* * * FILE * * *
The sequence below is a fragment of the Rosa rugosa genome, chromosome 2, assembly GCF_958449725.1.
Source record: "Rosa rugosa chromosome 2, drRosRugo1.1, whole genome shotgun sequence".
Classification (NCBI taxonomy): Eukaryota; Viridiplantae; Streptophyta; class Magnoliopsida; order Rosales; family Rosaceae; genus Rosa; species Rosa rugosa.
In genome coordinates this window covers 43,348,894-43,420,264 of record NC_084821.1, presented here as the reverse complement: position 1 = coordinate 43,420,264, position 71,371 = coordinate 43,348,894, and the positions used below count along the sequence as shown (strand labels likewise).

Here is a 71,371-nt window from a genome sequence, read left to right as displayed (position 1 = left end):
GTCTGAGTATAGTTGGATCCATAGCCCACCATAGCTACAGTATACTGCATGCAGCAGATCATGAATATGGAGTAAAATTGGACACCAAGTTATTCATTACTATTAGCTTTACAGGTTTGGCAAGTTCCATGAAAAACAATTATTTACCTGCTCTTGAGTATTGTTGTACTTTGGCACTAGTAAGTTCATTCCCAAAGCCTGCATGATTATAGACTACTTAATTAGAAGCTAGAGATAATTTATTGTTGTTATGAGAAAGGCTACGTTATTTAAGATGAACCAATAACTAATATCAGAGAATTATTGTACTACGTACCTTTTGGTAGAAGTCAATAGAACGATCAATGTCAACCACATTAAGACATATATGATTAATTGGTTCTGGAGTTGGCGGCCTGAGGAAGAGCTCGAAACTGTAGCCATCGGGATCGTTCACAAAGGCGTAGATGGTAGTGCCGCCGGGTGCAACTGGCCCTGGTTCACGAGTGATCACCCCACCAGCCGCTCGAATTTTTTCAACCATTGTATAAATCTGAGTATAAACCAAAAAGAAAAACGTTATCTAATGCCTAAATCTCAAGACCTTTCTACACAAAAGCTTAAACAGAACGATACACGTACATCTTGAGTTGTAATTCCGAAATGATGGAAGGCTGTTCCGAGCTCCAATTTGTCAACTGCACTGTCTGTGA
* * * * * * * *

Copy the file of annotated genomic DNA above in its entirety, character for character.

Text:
The sequence below is a fragment of the Rosa rugosa genome, chromosome 2, assembly GCF_958449725.1.
Source record: "Rosa rugosa chromosome 2, drRosRugo1.1, whole genome shotgun sequence".
Classification (NCBI taxonomy): Eukaryota; Viridiplantae; Streptophyta; class Magnoliopsida; order Rosales; family Rosaceae; genus Rosa; species Rosa rugosa.
In genome coordinates this window covers 43,348,894-43,420,264 of record NC_084821.1, presented here as the reverse complement: position 1 = coordinate 43,420,264, position 71,371 = coordinate 43,348,894, and the positions used below count along the sequence as shown (strand labels likewise).

Here is a 71,371-nt window from a genome sequence, read left to right as displayed (position 1 = left end):
GTCTGAGTATAGTTGGATCCATAGCCCACCATAGCTACAGTATACTGCATGCAGCAGATCATGAATATGGAGTAAAATTGGACACCAAGTTATTCATTACTATTAGCTTTACAGGTTTGGCAAGTTCCATGAAAAACAATTATTTACCTGCTCTTGAGTATTGTTGTACTTTGGCACTAGTAAGTTCATTCCCAAAGCCTGCATGATTATAGACTACTTAATTAGAAGCTAGAGATAATTTATTGTTGTTATGAGAAAGGCTACGTTATTTAAGATGAACCAATAACTAATATCAGAGAATTATTGTACTACGTACCTTTTGGTAGAAGTCAATAGAACGATCAATGTCAACCACATTAAGACATATATGATTAATTGGTTCTGGAGTTGGCGGCCTGAGGAAGAGCTCGAAACTGTAGCCATCGGGATCGTTCACAAAGGCGTAGATGGTAGTGCCGCCGGGTGCAACTGGCCCTGGTTCACGAGTGATCACCCCACCAGCCGCTCGAATTTTTTCAACCATTGTATAAATCTGAGTATAAACCAAAAAGAAAAACGTTATCTAATGCCTAAATCTCAAGACCTTTCTACACAAAAGCTTAAACAGAACGATACACGTACATCTTGAGTTGTAATTCCGAAATGATGGAAGGCTGTTCCGAGCTCCAATTTGTCAACTGCACTGTCTGTGA